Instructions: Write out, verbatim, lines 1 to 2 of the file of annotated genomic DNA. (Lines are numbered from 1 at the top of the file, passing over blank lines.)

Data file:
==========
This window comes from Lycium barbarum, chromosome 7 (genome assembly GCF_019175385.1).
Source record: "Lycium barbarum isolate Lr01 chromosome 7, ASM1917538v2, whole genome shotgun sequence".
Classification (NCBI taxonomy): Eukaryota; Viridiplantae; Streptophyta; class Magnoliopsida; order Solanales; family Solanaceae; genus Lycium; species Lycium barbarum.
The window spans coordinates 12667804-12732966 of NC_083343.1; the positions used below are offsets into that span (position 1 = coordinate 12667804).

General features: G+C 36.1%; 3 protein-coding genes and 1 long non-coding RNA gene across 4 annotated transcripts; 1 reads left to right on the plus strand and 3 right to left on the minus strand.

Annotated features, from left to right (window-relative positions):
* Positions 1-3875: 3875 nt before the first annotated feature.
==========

This window comes from Lycium barbarum, chromosome 7 (genome assembly GCF_019175385.1).
Source record: "Lycium barbarum isolate Lr01 chromosome 7, ASM1917538v2, whole genome shotgun sequence".